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What am I?

Teals are small dabbling ducks. Males have chestnut coloured heads with broad green eye-patches, a spotted chest, grey flanks and a black edged yellow tail. Females are mottled brown. Both show bright green wing patches (speculum) in flight. They are thinly distributed as a breeding species with a preference for northern moors and mires.

In winter, birds congregate in low-lying wetlands in the south and west of the UK. Of these, many are continental birds from around the Baltic and Siberia. At this time, the UK is home to a significant percentage of the NW European wintering population making it an Amber List species.

How to spot them

The teal is our smallest duck. Males are grey, with a speckled breast, a yellow-and-black tail, a chestnut-coloured head and a bright green eye patch. Females are mainly mottled brown, but both sexes show a bright green wing patch in flight.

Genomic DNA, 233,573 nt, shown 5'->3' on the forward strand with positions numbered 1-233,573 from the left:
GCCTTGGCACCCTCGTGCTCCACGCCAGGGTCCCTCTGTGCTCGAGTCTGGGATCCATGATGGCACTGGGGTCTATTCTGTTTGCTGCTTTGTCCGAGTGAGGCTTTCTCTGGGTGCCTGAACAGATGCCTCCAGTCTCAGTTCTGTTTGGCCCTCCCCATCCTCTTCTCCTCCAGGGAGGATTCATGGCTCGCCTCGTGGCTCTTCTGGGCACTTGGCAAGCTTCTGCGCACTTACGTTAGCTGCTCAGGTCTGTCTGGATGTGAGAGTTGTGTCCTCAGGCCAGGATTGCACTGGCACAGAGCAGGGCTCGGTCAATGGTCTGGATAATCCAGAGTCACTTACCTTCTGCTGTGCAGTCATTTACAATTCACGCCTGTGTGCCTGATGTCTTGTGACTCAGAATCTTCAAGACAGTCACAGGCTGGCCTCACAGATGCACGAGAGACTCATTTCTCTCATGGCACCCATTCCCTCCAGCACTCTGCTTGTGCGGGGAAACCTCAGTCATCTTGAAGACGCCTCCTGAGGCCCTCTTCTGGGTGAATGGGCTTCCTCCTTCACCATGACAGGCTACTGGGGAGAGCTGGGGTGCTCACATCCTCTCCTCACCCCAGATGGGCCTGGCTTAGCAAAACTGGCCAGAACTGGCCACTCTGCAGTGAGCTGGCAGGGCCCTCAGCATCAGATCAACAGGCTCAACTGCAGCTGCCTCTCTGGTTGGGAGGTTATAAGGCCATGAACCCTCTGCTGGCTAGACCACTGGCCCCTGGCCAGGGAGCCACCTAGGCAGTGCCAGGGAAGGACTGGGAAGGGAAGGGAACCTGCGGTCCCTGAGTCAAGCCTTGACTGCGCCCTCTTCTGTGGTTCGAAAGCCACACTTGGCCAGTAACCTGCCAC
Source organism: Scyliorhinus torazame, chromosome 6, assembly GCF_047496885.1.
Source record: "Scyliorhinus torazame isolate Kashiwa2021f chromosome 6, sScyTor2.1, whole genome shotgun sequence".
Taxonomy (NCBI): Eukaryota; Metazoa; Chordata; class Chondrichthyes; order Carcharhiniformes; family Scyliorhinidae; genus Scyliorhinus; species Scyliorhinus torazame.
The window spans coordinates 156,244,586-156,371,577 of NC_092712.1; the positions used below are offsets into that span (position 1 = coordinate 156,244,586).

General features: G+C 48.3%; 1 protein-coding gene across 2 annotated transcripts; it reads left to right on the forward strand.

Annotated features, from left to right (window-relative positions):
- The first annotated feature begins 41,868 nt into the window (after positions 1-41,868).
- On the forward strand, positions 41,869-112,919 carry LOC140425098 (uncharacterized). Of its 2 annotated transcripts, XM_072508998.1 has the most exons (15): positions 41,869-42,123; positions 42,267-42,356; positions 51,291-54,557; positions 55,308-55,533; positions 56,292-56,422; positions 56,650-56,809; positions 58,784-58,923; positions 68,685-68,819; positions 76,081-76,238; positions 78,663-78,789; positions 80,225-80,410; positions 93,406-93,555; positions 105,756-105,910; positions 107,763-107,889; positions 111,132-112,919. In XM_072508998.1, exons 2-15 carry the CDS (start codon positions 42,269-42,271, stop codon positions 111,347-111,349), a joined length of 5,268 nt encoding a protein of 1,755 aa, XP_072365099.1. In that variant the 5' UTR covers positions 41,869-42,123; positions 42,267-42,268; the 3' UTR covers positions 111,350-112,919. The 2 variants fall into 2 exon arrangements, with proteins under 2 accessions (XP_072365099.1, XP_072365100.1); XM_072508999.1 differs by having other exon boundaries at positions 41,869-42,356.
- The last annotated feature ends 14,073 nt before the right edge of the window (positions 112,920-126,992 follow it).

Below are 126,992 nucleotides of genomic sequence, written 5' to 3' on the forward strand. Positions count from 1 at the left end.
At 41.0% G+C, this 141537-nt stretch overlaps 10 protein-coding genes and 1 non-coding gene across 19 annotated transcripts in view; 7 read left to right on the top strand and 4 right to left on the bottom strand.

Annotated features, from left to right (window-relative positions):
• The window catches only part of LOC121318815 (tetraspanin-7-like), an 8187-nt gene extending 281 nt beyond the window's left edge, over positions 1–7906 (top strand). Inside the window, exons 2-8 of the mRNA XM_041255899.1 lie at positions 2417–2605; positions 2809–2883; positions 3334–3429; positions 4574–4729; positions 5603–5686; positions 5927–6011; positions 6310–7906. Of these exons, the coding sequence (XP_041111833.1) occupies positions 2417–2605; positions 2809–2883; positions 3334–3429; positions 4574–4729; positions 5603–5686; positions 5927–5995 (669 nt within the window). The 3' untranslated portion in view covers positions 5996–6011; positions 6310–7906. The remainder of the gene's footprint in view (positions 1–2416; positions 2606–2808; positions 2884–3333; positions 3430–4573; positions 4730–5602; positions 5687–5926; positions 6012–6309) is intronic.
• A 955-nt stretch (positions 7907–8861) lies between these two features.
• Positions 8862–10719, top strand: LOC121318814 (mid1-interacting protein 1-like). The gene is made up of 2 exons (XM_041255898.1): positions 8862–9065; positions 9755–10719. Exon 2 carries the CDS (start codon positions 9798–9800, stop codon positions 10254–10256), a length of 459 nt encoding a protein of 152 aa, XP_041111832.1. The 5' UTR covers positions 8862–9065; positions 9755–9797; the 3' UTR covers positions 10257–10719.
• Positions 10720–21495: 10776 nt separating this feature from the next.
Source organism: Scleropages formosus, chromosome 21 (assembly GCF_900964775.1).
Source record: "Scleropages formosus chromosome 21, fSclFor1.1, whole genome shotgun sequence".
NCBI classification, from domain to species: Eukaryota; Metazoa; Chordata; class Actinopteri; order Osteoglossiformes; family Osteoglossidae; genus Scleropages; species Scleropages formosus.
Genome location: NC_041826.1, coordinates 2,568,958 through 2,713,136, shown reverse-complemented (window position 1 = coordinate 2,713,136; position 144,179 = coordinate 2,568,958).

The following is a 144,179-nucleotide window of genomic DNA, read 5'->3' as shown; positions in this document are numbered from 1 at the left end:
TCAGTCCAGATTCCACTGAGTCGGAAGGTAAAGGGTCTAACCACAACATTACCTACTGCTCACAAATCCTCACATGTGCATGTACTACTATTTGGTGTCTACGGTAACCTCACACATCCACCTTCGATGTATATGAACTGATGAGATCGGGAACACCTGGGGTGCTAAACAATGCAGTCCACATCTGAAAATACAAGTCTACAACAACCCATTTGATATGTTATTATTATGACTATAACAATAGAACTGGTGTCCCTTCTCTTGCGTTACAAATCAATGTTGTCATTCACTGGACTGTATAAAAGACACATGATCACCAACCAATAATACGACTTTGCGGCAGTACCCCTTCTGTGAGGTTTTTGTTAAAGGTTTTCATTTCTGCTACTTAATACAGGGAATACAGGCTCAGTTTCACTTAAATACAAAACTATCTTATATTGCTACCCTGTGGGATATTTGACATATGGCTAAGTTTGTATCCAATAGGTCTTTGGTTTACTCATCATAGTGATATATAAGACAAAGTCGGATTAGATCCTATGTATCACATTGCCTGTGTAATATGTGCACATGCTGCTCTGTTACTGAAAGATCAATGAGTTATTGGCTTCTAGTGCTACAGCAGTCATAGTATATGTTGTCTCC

Where to see them

Nests in small numbers around the country, particularly in the uplands, but much more common in winter when it can be found on most wetlands.

Conservation status

The teal is amber listed in the UK (Opens in a new window)

Did you know?

Collectively, a group of teal is known as a ‘spring’ because of the way they can take-off suddenly and vertically, as if they have jumped straight off the ground.

teal bird